Should the deal be finalized, Messi’s signing would be the biggest coup for M.L.S. since it lured Beckham in 2007. That deal shifted perceptions of the league’s quality, and its ambitions, around the world; capturing Messi would, if anything, deliver even more attention to the league in the run-up to the 2026 World Cup.
Messi admitted, in his interview, that Miami had — perhaps — not been his first choice of destination as his contract at his most recent team, Paris St.-Germain, ran down.
Speaking to two outlets that dedicate much of their coverage to the club where he became the finest player of his generation, Barcelona, he made plain that, in an ideal world, he would have returned to Catalonia. He “obviously really wanted to return,” he said, and had discussed the idea with both Xavi Hernández, the club’s manager, and Joan Laporta, its president.
Ultimately, though, Barcelona’s financial turmoil forced his hand. “I heard they had to sell players or lower salaries and the truth is that I did not want to go through that,” he said, suggesting that he did not want to be held responsible for forcing Barcelona to adjust its squad simply to accommodate him.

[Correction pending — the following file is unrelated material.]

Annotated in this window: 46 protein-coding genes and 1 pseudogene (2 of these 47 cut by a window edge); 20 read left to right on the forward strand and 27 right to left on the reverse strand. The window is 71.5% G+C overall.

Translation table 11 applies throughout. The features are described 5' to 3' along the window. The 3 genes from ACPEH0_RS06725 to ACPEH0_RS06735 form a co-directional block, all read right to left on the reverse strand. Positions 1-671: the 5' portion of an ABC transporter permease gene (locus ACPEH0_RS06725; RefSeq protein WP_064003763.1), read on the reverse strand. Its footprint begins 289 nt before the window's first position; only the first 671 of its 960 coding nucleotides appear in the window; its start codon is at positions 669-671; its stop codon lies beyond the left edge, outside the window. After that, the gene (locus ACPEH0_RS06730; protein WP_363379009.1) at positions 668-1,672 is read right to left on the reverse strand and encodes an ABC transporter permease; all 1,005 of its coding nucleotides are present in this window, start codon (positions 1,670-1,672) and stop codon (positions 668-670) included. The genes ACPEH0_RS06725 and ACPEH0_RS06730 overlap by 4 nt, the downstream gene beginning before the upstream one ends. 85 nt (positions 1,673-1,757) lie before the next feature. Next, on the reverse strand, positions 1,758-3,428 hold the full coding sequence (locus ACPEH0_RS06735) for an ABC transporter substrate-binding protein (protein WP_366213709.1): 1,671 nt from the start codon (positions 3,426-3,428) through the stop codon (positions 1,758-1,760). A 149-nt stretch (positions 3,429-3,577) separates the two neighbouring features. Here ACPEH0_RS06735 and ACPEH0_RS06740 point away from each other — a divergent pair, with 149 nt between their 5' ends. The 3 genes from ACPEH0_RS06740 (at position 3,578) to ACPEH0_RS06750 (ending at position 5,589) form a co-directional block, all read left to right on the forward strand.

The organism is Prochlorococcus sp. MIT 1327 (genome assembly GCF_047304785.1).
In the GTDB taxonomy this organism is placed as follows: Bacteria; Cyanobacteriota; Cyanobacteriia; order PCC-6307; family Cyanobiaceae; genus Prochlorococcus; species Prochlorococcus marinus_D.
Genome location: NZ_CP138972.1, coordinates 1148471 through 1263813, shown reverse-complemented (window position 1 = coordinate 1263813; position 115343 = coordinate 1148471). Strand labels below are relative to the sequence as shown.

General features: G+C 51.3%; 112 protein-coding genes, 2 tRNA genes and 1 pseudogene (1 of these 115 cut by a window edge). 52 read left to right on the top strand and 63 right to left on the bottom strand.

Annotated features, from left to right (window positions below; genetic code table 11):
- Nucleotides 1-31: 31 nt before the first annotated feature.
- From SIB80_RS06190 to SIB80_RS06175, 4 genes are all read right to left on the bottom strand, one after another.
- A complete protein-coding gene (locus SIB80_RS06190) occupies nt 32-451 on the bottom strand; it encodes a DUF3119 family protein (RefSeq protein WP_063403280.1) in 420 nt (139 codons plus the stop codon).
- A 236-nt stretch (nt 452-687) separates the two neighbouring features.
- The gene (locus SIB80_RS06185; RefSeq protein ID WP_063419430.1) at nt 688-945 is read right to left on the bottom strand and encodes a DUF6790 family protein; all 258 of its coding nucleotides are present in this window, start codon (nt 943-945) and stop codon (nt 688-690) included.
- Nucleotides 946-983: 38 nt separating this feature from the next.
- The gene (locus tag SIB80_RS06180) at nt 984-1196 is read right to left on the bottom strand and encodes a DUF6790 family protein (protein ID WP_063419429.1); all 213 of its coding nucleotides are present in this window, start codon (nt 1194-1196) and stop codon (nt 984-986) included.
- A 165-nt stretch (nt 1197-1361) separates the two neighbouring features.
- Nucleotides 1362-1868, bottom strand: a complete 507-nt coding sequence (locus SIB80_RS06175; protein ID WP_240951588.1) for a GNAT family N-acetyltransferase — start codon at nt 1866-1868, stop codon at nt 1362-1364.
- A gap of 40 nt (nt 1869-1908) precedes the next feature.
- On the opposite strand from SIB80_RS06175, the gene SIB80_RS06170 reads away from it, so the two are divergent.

“I wanted to make my own decision, thinking about myself and my family,” he said, describing a move away from Europe entirely as a chance to “look for something else, and find a little peace of mind.” After 20 years as one of — if not the — finest players on the planet, and seven months after leading Argentina to the World Cup, the one trophy that had previously eluded him, he said that he wanted to “get out of focus a bit, think about my family.”